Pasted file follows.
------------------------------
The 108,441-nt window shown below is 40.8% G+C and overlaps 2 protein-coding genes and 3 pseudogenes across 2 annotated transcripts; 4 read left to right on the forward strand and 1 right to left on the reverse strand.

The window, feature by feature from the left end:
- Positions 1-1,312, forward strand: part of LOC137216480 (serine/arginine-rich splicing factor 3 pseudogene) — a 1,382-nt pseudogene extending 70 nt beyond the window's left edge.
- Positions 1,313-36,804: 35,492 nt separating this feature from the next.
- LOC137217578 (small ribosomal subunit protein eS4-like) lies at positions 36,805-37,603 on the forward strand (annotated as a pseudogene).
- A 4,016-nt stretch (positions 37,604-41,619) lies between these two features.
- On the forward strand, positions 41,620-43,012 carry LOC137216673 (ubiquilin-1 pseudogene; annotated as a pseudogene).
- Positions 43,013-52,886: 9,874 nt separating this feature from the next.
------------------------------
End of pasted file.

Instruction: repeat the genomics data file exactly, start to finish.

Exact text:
The 108,441-nt window shown below is 40.8% G+C and overlaps 2 protein-coding genes and 3 pseudogenes across 2 annotated transcripts; 4 read left to right on the forward strand and 1 right to left on the reverse strand.

The window, feature by feature from the left end:
- Positions 1-1,312, forward strand: part of LOC137216480 (serine/arginine-rich splicing factor 3 pseudogene) — a 1,382-nt pseudogene extending 70 nt beyond the window's left edge.
- Positions 1,313-36,804: 35,492 nt separating this feature from the next.
- LOC137217578 (small ribosomal subunit protein eS4-like) lies at positions 36,805-37,603 on the forward strand (annotated as a pseudogene).
- A 4,016-nt stretch (positions 37,604-41,619) lies between these two features.
- On the forward strand, positions 41,620-43,012 carry LOC137216673 (ubiquilin-1 pseudogene; annotated as a pseudogene).
- Positions 43,013-52,886: 9,874 nt separating this feature from the next.